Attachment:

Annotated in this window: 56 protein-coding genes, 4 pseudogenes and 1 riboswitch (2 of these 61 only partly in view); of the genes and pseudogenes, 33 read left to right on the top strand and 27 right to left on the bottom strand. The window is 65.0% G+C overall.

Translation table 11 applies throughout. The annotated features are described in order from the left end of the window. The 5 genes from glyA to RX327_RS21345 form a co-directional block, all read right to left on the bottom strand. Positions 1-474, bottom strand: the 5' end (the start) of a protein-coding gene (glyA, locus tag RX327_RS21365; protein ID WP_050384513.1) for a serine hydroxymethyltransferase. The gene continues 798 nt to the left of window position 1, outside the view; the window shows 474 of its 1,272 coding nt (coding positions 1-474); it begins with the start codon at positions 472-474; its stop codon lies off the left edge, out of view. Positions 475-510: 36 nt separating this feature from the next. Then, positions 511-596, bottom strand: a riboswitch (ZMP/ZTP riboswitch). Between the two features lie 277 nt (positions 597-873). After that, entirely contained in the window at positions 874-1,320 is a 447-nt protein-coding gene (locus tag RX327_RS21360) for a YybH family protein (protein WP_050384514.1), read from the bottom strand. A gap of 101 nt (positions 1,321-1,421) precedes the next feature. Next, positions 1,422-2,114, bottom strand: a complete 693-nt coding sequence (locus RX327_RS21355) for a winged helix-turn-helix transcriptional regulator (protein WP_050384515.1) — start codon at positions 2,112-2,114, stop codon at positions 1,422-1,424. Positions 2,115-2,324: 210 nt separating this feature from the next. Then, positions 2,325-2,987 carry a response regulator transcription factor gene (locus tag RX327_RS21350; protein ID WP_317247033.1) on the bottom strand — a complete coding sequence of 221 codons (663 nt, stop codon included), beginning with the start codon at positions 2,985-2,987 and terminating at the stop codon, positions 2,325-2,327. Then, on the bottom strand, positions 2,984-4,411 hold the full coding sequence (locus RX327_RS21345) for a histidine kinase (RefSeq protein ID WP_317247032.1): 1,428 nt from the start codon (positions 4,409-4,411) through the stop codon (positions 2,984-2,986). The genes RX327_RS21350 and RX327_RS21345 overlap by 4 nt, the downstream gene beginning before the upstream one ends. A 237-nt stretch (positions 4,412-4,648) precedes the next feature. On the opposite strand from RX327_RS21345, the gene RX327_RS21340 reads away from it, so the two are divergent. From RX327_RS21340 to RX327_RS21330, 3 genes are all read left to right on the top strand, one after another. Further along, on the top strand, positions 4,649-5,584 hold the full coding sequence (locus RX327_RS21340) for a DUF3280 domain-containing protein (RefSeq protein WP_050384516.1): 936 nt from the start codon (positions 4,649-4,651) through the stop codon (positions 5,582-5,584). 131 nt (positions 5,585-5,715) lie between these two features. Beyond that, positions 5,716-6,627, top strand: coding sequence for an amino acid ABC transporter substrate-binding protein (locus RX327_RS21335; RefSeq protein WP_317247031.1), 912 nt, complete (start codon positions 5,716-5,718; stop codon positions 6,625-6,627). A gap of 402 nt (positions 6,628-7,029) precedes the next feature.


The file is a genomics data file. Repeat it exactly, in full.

Annotated in this window: 56 protein-coding genes, 4 pseudogenes and 1 riboswitch (2 of these 61 only partly in view); of the genes and pseudogenes, 33 read left to right on the top strand and 27 right to left on the bottom strand. The window is 65.0% G+C overall.

Translation table 11 applies throughout. The annotated features are described in order from the left end of the window. The 5 genes from glyA to RX327_RS21345 form a co-directional block, all read right to left on the bottom strand. Positions 1-474, bottom strand: the 5' end (the start) of a protein-coding gene (glyA, locus tag RX327_RS21365; protein ID WP_050384513.1) for a serine hydroxymethyltransferase. The gene continues 798 nt to the left of window position 1, outside the view; the window shows 474 of its 1,272 coding nt (coding positions 1-474); it begins with the start codon at positions 472-474; its stop codon lies off the left edge, out of view. Positions 475-510: 36 nt separating this feature from the next. Then, positions 511-596, bottom strand: a riboswitch (ZMP/ZTP riboswitch). Between the two features lie 277 nt (positions 597-873). After that, entirely contained in the window at positions 874-1,320 is a 447-nt protein-coding gene (locus tag RX327_RS21360) for a YybH family protein (protein WP_050384514.1), read from the bottom strand. A gap of 101 nt (positions 1,321-1,421) precedes the next feature. Next, positions 1,422-2,114, bottom strand: a complete 693-nt coding sequence (locus RX327_RS21355) for a winged helix-turn-helix transcriptional regulator (protein WP_050384515.1) — start codon at positions 2,112-2,114, stop codon at positions 1,422-1,424. Positions 2,115-2,324: 210 nt separating this feature from the next. Then, positions 2,325-2,987 carry a response regulator transcription factor gene (locus tag RX327_RS21350; protein ID WP_317247033.1) on the bottom strand — a complete coding sequence of 221 codons (663 nt, stop codon included), beginning with the start codon at positions 2,985-2,987 and terminating at the stop codon, positions 2,325-2,327. Then, on the bottom strand, positions 2,984-4,411 hold the full coding sequence (locus RX327_RS21345) for a histidine kinase (RefSeq protein ID WP_317247032.1): 1,428 nt from the start codon (positions 4,409-4,411) through the stop codon (positions 2,984-2,986). The genes RX327_RS21350 and RX327_RS21345 overlap by 4 nt, the downstream gene beginning before the upstream one ends. A 237-nt stretch (positions 4,412-4,648) precedes the next feature. On the opposite strand from RX327_RS21345, the gene RX327_RS21340 reads away from it, so the two are divergent. From RX327_RS21340 to RX327_RS21330, 3 genes are all read left to right on the top strand, one after another. Further along, on the top strand, positions 4,649-5,584 hold the full coding sequence (locus RX327_RS21340) for a DUF3280 domain-containing protein (RefSeq protein WP_050384516.1): 936 nt from the start codon (positions 4,649-4,651) through the stop codon (positions 5,582-5,584). 131 nt (positions 5,585-5,715) lie between these two features. Beyond that, positions 5,716-6,627, top strand: coding sequence for an amino acid ABC transporter substrate-binding protein (locus RX327_RS21335; RefSeq protein WP_317247031.1), 912 nt, complete (start codon positions 5,716-5,718; stop codon positions 6,625-6,627). A gap of 402 nt (positions 6,628-7,029) precedes the next feature.